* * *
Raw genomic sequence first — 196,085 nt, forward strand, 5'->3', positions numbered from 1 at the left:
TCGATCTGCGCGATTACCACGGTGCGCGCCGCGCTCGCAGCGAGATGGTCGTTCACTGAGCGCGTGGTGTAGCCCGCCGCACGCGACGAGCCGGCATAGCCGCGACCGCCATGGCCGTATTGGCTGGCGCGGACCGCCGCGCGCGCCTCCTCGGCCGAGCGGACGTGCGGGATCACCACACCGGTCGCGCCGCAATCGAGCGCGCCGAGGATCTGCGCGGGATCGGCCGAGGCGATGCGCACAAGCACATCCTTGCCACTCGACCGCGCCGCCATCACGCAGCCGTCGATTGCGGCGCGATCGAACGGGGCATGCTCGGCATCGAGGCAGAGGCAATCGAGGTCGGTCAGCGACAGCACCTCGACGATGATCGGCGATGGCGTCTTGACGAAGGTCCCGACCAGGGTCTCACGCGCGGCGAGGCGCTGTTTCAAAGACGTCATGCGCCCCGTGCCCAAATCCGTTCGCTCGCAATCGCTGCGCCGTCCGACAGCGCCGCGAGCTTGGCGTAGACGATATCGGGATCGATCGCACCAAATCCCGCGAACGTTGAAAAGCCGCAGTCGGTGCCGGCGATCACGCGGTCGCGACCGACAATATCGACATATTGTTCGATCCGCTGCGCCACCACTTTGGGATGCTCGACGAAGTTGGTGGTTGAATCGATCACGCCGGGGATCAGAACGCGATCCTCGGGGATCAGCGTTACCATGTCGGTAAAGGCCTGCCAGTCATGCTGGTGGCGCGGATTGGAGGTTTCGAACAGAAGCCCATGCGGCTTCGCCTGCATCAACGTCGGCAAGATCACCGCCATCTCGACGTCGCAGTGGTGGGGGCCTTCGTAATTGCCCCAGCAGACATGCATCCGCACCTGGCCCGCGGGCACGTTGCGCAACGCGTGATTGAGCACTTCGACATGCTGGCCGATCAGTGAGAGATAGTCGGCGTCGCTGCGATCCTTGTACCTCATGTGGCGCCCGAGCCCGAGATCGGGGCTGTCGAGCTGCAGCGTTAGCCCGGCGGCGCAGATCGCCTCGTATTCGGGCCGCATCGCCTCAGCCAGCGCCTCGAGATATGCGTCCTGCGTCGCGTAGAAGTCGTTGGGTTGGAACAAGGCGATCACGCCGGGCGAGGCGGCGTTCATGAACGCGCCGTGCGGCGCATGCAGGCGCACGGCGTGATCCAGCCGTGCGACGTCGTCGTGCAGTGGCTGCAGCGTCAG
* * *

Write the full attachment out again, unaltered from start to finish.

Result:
Raw genomic sequence first — 196,085 nt, forward strand, 5'->3', positions numbered from 1 at the left:
TCGATCTGCGCGATTACCACGGTGCGCGCCGCGCTCGCAGCGAGATGGTCGTTCACTGAGCGCGTGGTGTAGCCCGCCGCACGCGACGAGCCGGCATAGCCGCGACCGCCATGGCCGTATTGGCTGGCGCGGACCGCCGCGCGCGCCTCCTCGGCCGAGCGGACGTGCGGGATCACCACACCGGTCGCGCCGCAATCGAGCGCGCCGAGGATCTGCGCGGGATCGGCCGAGGCGATGCGCACAAGCACATCCTTGCCACTCGACCGCGCCGCCATCACGCAGCCGTCGATTGCGGCGCGATCGAACGGGGCATGCTCGGCATCGAGGCAGAGGCAATCGAGGTCGGTCAGCGACAGCACCTCGACGATGATCGGCGATGGCGTCTTGACGAAGGTCCCGACCAGGGTCTCACGCGCGGCGAGGCGCTGTTTCAAAGACGTCATGCGCCCCGTGCCCAAATCCGTTCGCTCGCAATCGCTGCGCCGTCCGACAGCGCCGCGAGCTTGGCGTAGACGATATCGGGATCGATCGCACCAAATCCCGCGAACGTTGAAAAGCCGCAGTCGGTGCCGGCGATCACGCGGTCGCGACCGACAATATCGACATATTGTTCGATCCGCTGCGCCACCACTTTGGGATGCTCGACGAAGTTGGTGGTTGAATCGATCACGCCGGGGATCAGAACGCGATCCTCGGGGATCAGCGTTACCATGTCGGTAAAGGCCTGCCAGTCATGCTGGTGGCGCGGATTGGAGGTTTCGAACAGAAGCCCATGCGGCTTCGCCTGCATCAACGTCGGCAAGATCACCGCCATCTCGACGTCGCAGTGGTGGGGGCCTTCGTAATTGCCCCAGCAGACATGCATCCGCACCTGGCCCGCGGGCACGTTGCGCAACGCGTGATTGAGCACTTCGACATGCTGGCCGATCAGTGAGAGATAGTCGGCGTCGCTGCGATCCTTGTACCTCATGTGGCGCCCGAGCCCGAGATCGGGGCTGTCGAGCTGCAGCGTTAGCCCGGCGGCGCAGATCGCCTCGTATTCGGGCCGCATCGCCTCAGCCAGCGCCTCGAGATATGCGTCCTGCGTCGCGTAGAAGTCGTTGGGTTGGAACAAGGCGATCACGCCGGGCGAGGCGGCGTTCATGAACGCGCCGTGCGGCGCATGCAGGCGCACGGCGTGATCCAGCCGTGCGACGTCGTCGTGCAGTGGCTGCAGCGTCAG